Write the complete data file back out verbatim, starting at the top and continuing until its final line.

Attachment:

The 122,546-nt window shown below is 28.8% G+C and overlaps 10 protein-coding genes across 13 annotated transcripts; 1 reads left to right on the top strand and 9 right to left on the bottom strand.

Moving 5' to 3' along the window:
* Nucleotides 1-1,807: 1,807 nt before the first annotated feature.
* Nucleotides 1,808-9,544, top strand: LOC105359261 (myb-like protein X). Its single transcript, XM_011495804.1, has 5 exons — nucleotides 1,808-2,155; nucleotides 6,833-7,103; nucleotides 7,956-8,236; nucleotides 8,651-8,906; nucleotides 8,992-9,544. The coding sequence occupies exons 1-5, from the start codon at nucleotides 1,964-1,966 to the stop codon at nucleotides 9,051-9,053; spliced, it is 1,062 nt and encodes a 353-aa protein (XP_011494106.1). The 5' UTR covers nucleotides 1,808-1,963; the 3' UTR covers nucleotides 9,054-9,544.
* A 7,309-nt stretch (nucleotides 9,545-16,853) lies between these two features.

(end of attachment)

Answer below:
The 122,546-nt window shown below is 28.8% G+C and overlaps 10 protein-coding genes across 13 annotated transcripts; 1 reads left to right on the top strand and 9 right to left on the bottom strand.

Moving 5' to 3' along the window:
* Nucleotides 1-1,807: 1,807 nt before the first annotated feature.
* Nucleotides 1,808-9,544, top strand: LOC105359261 (myb-like protein X). Its single transcript, XM_011495804.1, has 5 exons — nucleotides 1,808-2,155; nucleotides 6,833-7,103; nucleotides 7,956-8,236; nucleotides 8,651-8,906; nucleotides 8,992-9,544. The coding sequence occupies exons 1-5, from the start codon at nucleotides 1,964-1,966 to the stop codon at nucleotides 9,051-9,053; spliced, it is 1,062 nt and encodes a 353-aa protein (XP_011494106.1). The 5' UTR covers nucleotides 1,808-1,963; the 3' UTR covers nucleotides 9,054-9,544.
* A 7,309-nt stretch (nucleotides 9,545-16,853) lies between these two features.